2017 marks the Outdoor Hockey League’s (OHL) 25th year of operation and the 20th anniversary of the Ehrlo Sport Library. Sport Venture’s most popular and well-known league has grown exponentially since it began, with over 200 youth participating in the 2016-17 season.Read More
On Sept. 27th, Ranch Ehrlo Society board of directors, staff, and members of the general public gathered at the Executive Royal Hotel in Regina for the Annual General Meeting.
The meeting was called to order by outgoing board chair Debbie McKague. After welcoming everyone, she gave the board chair report, highlights of which included the approval of a multi-year capital plan – a result of a surplus that will be reinvested into programs and facilities, in particular the planned enhancements to the Hudson Building at Pilot Butte campus; a mention of this year’s focus on safety throughout the agency; and the amalgamation of Ranch Ehrlo Society, RES&E Holding Corporation, and Ehrlo Child and Family Services. Debbie took the opportunity to thank the board, CEO and president Andrea Brittin, and the rest of the Ranch Ehrlo executive, and to welcome incoming chair Laurel Garven before concluding her report.
“We’ve had a very busy, very productive, and very successful year,” said Andrea Brittin by way of beginning her CEO report.
Highlights of her message included the expansion of the Family Treatment and Treatment Foster Care programs, the creation of a day-student program for autistic students in Corman Park, the successful roll out of our new compensation framework, and an introduction to the CARE (Children and Residential Experiences: Creating Conditions for Change) model that the agency is currently working to implement.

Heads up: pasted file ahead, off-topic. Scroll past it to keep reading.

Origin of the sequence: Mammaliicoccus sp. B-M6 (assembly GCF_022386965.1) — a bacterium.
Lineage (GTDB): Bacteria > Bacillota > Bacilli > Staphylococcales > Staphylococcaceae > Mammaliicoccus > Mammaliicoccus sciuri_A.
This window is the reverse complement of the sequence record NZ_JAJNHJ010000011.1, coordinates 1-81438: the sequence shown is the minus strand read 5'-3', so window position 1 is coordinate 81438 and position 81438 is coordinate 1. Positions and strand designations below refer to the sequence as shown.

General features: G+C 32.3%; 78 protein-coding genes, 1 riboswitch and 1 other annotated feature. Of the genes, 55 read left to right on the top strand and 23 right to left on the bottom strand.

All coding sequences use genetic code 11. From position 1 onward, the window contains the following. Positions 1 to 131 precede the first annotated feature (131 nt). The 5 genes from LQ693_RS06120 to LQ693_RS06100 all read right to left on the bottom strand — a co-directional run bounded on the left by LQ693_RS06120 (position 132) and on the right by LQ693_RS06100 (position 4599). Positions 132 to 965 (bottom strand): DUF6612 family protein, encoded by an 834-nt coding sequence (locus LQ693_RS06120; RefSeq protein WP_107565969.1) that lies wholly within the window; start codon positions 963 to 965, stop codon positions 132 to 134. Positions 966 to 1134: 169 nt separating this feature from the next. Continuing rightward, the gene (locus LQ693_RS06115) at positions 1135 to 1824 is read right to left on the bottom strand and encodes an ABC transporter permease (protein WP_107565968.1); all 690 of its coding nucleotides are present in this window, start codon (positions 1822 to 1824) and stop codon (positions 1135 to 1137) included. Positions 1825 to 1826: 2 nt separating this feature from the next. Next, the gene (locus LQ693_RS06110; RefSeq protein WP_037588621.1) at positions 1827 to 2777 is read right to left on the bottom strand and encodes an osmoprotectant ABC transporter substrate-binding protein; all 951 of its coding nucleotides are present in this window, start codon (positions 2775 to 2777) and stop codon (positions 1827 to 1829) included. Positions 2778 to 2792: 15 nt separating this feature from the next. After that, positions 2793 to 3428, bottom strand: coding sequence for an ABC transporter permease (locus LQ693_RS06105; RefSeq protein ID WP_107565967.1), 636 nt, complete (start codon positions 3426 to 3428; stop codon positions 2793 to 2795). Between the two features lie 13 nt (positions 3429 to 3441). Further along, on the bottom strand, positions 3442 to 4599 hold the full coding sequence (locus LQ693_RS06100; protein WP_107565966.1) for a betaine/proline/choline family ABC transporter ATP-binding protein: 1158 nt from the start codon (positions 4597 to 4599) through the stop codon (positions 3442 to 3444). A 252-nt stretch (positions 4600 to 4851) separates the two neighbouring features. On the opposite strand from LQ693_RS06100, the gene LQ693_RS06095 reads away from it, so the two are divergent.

Fittingly, this year’s keynote speakers were CARE support team members Jack Holden and Anton Smith, who presented on trends in residential treatment in North America. The two explained the CARE model in more detail and touched on why it works so well.
Vice president of finance and administration Lori Mann presented a review of the agency’s financial statements, noting that the agency is in a “very stable financial position.” As always, Lori concluded with “the most important numbers for the agency” – statistics from our annual outcomes report which cite important successes such as our clients’ high satisfaction rates with our services.
“We have reason to be proud of the work that we do,” she said.
As a wrap-up, exiting board members Mark Guillet and Dr. Cyril Kesten were thanked for their contributions, while new members Hiedi Person and Dr. Louise Greenberg were welcomed to their positions.
Click here to read the full Annual report.
At Ranch Ehrlo, we strive to help each of our clients live their best possible life by reaching their full potential – but how do we know if we’re succeeding? We get feedback in many ways: seeing our clients progress while they are in our care, or hearing from them or their families how well they’re doing once they’ve returned home, for example. But perhaps the truest measure of success comes from hard and fast statistics and studies – numbers don’t lie, after all. This is where our yearly Outcomes Report comes in.
Each year, we remain accountable to referring agencies, parents, and the communities we work with by providing this report. The statistics, anecdotes, and data within this document look at nearly every aspect of our agency from the past year and show you both where we have succeeded and where we could use improvement – because recognizing our weaknesses only allows us to improve upon them year after year.
The full report is available here.Read More
Rain and cool weather couldn’t dampen the spirit of youth, staff, and community members that came out to Buckland campus on September 19th to celebrate the program’s 20th anniversary.
“It’s the one day this whole summer that we had rain,” joked Kevin Mugford, director of the northern program.